“Most of what became our woods in 1981 was a farm family’s pasture 40 years ago. We didn’t have the decades to wait for honey-scented flowers to appear again on their own timetable. We also wanted to be able to smell the wild azaleas of the Smokies and Blue Ridge, of the north Florida river forests and the Carolinas,” Joe Browder wrote in the third issue of New Bay Times, which would become Bay Weekly.
On May 20, 1993, as the native azaleas bloomed, the gardener — Joe — had been at work a decade reshaping the “cut and regrown woods” surrounding the hilltop home he shared with his wife, Louise Dunlap. As well as those Hammocksweets — named, he noted, by “the word once used in the deepest South to describe a patch of woods in otherwise grassy, marshy low country” — he planted “14 other native American azalea species and hybrids.”
Over 35 years, Joe’s woods matured into an encyclopedia of beloved species, diverse magnolias sharing place of pride with native azaleas, making “the air more fragrant, the woods
brighter, the hummingbirds’ and butterflies’ menus more diverse, our lives on the Bay richer.”
In an era when “genetic genies are out of the bottle — with millions of non-native, nursery-bred azaleas planted in Bay country — Joe was not an advocate of punctilious correctness. He believed in making the best of the world in which we find ourselves and preserving what we have left. He not only planted but also lived and worked by that philosophy.
Joe and Louise lived in Fairhaven, in Southern Anne Arundel County, overlooking Herring Bay. But they worked as environmental lobbyists in Washington. Political animals, we called them, for their intensity and ability to speak to all sides on an issue. Not all of Joe’s clients were perfect; some were genies well out of the bottle, interests that Browder could nudge into earth-friendlier directions.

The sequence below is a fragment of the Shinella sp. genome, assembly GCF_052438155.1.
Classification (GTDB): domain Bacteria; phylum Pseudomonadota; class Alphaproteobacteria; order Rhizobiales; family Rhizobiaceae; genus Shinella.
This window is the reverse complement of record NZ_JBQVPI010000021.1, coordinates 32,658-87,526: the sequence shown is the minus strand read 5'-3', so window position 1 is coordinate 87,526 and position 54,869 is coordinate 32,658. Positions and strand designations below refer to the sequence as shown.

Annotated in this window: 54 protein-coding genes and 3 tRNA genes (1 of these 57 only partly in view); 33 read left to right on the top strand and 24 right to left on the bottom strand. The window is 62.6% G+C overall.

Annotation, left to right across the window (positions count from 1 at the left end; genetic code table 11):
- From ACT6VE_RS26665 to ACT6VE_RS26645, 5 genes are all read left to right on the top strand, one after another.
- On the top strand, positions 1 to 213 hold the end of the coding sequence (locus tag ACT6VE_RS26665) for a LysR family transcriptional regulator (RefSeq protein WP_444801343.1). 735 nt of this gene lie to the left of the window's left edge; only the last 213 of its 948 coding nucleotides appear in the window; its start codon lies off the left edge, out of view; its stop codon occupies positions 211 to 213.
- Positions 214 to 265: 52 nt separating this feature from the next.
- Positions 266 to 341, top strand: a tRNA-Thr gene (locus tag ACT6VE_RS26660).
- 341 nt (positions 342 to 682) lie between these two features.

Joe balanced what must be by devoting himself, pro bono, to causes that, if lost, would make our world a far poorer place. In the Florida Everglades, Joe is being recalled as legendary for his success in holding back development.
A former TV reporter in Florida turned advocate, Joe helped secure protections for the threatened Big Cypress Swamp, and he helped add vast swaths of sensitive lands and waters to the National Park system. He was a key player in stopping construction — already under way — of a destructive commercial airport in the Everglades.
In a Miami Herald obituary this week, Nathaniel Reed, a former top Interior Department official, cited Joe’s “incredible energy and determination” that helped bring about an order from then President Richard Nixon to stop funding for the jetport.
Closer to home, in the mid-1990s Joe negotiated between citizen advocates of SACReD — South County Citizens for Responsible Development — and then County Executive John Gary to broker the deal that preserved Franklin Point, Shady Side’s largest tract of undeveloped waterfront land. Franklin Point is now a 477-acre state park, supported by the West/Rhode Riverkeeper so it can be open daily from dawn to dusk.
“We really do need to be careful,” Joe wrote in that reflection for old New Bay Times. “The air in these Fairhaven woods will be as sweet for the people who live here 40 years from now, if the families and communities of the Chesapeake are lucky, and vigilant.”
Joe was vigilant, and we have been lucky — through, in no small part, the work he did to make it so.
Joe and Louise had decades. They lived among azaleas and magnolias, in sight of Chesapeake waters for 35 years. But they did not have decades to lose. Joe Browder died, at home with Louise, in Fairhaven, Sunday, September 18, 2016.
Sandra Olivetti Martin
Editor and publisher; email@example.com